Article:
Q. How do I select a qualified Interior Designer?

A. A competent interior designer will not try to impose his or her personal preferences upon you, but rather interpret what would work best for you and execute it in good taste.

Because your needs and wants are different than anyone else’s, and be­cause every interior designer will interpret these in various ways, it’s crucial that you have a rapport with the person you hire.

Networking Method:

  • The first thing I recommend is to ask anyone you know who has worked with an interior designer if they were pleased with the results and if they would consider hiring that person in the future.
  • If the comments are favorable, you may ask to see their home. Most people will not mind and, in fact, may be anxious to show off their newly decorated spaces.
  • By doing this, you’ll not only get a good idea of the type of work done by the designer, but, if you know the person who owns the home, you’ll be able to determine whether or not the end result is a reflection of his or her personality.
  • If you’re pleased with what you have seen and heard, or even if you’re not, you will have learned what you want or what you don’t want as the case may be. In any event, I think this personal approach is one of the most effective ways of determining which designer would be best for you.

Search/ Interview:

  • If you don’t know of anyone who has worked with an interior designer, I would Google local designers in your area and make a listing of those designers who specialize in residential work.
  • Call the ones that may be possibili­ties and tell them a little about what you intend to do, your style and preferences and any time-frame you’re working with. Ask them about recent jobs they’ve completed, whether they specialize in a certain look, and if they’d be interested in working with you on your home.
  • At this point, ask those you are still considering how they charge and if they’d be willing to give you the names of two or three recent clients (In my case, I would always phone my clients ahead of time to make certain your calling is agreeable with them, and also give them your name in anticipation of hearing from you.).
  • If the financial setup is agreeable to you, I would then phone the references supplied. Once again, I think you’ll find most people to be very accommodating. Once you have seen the designer’s work, spoken with the previous clients and feel as though you might be interested in hiring her/him, I would, at that point, call to schedule an initial consultation.


  • Another good topic to discuss with the Interior Designer is his/her process. This is just good practice for setting expectations and establishing clear lines of communication.  What is their expected time line? How will you give input or approval? Will you see sketches or software renderings? If so, in what formats and at what point of the project should this happen? One important aspect of some design projects is project management. This is particularly true of additions, renovations and remodels. The designer may have certain responsibilities in the overall project. For example , his/ her color specifications and space planning may be needed  before a contractor can complete his or her work. So, at some point there should be some discussion about how the designer will communicate with the contractor and with you.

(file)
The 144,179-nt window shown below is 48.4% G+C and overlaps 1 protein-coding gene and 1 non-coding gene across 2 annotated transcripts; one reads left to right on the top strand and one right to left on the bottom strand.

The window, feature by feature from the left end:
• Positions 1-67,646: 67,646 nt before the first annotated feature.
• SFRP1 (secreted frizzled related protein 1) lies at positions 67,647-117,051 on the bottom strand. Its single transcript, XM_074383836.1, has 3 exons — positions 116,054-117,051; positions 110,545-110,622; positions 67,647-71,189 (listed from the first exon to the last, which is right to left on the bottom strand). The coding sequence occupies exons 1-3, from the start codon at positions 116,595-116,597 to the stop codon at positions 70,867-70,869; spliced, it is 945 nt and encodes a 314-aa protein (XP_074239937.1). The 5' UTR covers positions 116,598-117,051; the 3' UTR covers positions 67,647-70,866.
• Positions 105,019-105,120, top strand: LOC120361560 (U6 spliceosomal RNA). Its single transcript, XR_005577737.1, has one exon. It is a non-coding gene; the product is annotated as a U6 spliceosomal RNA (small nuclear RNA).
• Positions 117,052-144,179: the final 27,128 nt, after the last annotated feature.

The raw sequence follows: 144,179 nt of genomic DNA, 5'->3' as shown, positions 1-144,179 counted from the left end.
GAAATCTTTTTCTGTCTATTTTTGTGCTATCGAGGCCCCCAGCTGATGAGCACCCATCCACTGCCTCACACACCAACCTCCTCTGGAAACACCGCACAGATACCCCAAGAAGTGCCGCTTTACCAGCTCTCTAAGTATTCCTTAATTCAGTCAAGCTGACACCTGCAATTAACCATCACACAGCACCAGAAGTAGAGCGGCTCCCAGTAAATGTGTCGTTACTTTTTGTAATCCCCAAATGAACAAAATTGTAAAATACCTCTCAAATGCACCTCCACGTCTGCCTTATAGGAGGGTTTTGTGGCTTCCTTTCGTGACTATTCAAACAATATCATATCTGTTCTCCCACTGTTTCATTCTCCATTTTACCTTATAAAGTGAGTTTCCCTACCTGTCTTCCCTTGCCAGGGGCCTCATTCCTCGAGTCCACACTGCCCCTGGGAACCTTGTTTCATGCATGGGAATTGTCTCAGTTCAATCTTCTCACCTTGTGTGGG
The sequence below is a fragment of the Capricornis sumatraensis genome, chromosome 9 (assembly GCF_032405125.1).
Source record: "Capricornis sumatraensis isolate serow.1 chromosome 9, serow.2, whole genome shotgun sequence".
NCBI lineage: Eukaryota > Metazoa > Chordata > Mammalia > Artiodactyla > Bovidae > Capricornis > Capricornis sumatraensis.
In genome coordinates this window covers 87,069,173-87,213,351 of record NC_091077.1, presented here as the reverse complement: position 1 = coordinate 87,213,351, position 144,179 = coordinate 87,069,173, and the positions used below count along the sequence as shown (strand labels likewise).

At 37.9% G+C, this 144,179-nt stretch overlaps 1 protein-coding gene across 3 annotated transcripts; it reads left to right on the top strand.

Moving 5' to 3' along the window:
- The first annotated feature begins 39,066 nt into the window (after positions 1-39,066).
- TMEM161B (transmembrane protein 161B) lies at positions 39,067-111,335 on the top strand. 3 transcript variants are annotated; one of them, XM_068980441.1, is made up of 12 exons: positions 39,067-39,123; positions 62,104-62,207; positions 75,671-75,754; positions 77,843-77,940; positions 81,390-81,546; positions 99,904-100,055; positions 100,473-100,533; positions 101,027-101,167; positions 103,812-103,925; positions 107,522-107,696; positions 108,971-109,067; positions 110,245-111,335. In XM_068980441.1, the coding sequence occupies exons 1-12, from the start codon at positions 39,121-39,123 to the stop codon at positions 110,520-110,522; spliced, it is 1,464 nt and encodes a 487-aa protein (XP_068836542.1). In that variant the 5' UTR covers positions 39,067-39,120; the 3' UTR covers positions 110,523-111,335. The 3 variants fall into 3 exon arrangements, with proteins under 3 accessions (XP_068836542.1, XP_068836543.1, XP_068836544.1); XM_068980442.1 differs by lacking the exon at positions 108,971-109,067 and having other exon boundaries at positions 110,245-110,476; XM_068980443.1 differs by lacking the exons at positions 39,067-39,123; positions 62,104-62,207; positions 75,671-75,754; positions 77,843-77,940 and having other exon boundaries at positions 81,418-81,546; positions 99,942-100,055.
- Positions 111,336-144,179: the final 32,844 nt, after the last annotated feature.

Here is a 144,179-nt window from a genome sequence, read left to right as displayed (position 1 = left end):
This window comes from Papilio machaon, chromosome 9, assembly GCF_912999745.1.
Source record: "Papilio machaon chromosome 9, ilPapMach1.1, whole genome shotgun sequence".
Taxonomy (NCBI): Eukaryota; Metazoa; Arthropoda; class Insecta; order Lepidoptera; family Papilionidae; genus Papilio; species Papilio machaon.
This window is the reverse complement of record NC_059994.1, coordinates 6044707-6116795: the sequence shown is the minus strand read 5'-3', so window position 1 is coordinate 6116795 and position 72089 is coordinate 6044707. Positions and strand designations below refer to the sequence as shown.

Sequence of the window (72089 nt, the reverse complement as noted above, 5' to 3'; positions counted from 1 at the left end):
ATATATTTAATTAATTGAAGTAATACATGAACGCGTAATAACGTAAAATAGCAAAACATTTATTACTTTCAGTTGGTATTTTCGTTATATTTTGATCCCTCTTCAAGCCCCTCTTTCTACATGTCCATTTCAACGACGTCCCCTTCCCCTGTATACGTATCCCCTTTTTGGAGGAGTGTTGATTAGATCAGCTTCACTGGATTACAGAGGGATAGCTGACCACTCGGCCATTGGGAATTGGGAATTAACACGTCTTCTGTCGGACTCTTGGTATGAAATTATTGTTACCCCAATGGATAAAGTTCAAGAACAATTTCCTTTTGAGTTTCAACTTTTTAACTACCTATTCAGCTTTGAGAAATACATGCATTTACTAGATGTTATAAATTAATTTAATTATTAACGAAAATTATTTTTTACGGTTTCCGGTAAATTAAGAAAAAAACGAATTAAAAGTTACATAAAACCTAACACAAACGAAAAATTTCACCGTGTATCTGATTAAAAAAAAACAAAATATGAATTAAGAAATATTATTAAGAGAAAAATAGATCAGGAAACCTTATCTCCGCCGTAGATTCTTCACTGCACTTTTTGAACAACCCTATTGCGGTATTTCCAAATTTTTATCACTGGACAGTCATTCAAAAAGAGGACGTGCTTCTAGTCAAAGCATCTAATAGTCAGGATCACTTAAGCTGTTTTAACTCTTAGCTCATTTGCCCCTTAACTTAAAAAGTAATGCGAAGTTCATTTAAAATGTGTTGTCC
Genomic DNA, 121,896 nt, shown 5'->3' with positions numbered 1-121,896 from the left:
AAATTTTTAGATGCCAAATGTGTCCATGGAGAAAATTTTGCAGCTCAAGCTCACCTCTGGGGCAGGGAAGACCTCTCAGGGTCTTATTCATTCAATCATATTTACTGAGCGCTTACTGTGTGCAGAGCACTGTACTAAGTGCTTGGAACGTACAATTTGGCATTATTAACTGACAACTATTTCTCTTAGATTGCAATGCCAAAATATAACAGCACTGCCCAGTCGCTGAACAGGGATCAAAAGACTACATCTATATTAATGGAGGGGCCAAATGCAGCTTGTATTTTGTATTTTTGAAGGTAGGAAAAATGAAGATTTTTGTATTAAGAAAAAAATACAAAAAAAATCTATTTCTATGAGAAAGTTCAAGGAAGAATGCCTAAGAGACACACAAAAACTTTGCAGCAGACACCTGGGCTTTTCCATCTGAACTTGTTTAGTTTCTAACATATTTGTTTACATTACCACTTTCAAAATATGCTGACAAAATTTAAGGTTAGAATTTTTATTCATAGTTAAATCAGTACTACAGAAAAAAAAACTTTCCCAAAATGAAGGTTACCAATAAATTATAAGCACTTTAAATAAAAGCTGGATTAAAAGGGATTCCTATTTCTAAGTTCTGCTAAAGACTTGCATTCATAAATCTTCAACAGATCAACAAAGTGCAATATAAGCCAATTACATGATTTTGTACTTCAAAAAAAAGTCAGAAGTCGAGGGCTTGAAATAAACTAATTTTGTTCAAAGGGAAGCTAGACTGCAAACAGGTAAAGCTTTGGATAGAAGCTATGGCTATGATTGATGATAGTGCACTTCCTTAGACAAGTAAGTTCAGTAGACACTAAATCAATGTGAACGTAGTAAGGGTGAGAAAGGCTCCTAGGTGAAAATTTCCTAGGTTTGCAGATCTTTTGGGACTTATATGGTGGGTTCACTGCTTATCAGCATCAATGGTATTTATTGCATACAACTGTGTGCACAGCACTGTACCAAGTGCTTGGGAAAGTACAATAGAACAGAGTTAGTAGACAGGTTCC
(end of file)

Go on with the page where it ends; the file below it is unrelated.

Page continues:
Q. What can I expect when on a first meeting/ consultation?

A. This is when you can really get a feel of whether or not you and the designer are a “fit” and this is so important because this is your home and your lifestyle we’re talking about. You need to hire someone who understands what you’re trying to accomplish and is willing to work within your budgetary constraints.

I pride myself in taking the time and concern to get to know my client’s needs, desires, and tastes. The more I absorb and understand, the more effectively I can interpret what is suitable for them and their home.

These issues are important components of the initial consultation; however, you also want to hear some of their initial thoughts on the project you have in mind. Every artist will paint a different picture of the same subject and you want to feel as though their ideas are in sync with your expectations.

The great benefit of an initial consultation is that there are no future obligations. If you are both excited about the prospect of working together, great, if not, it’s time to consult with someone else.

Q. I am concerned that I cannot afford an Interior Designer. What does it usually cost?

A. That is a misconception that I have been (and probably will be) fighting for years. A competent interior designer will work within your budget and save you money. How so?

First of all, we develop an overall plan for your completed project. We know exactly where we’re headed and where we’re going to end up. It doesn’t matter if we do it in stages. The whole idea is that we don’t want to make costly mistakes (you have no idea how many people have hired me to try to make a very expensive item, purchased on impulse, “work”). Had they had a detailed layout, with all the appropriate sizes, that never would have happened.

Secondly, I know the best resources that afford the best prices for fabrics, carpeting, lighting, furniture, etc.

In addition, because I do this every day, I save you a lot of time because I know what’s available, what’s current, what will work and be appropriate for your project and what won’t.

When all is said and done, your end result is successfully coordinated with few mistakes and financially considerate of your budget.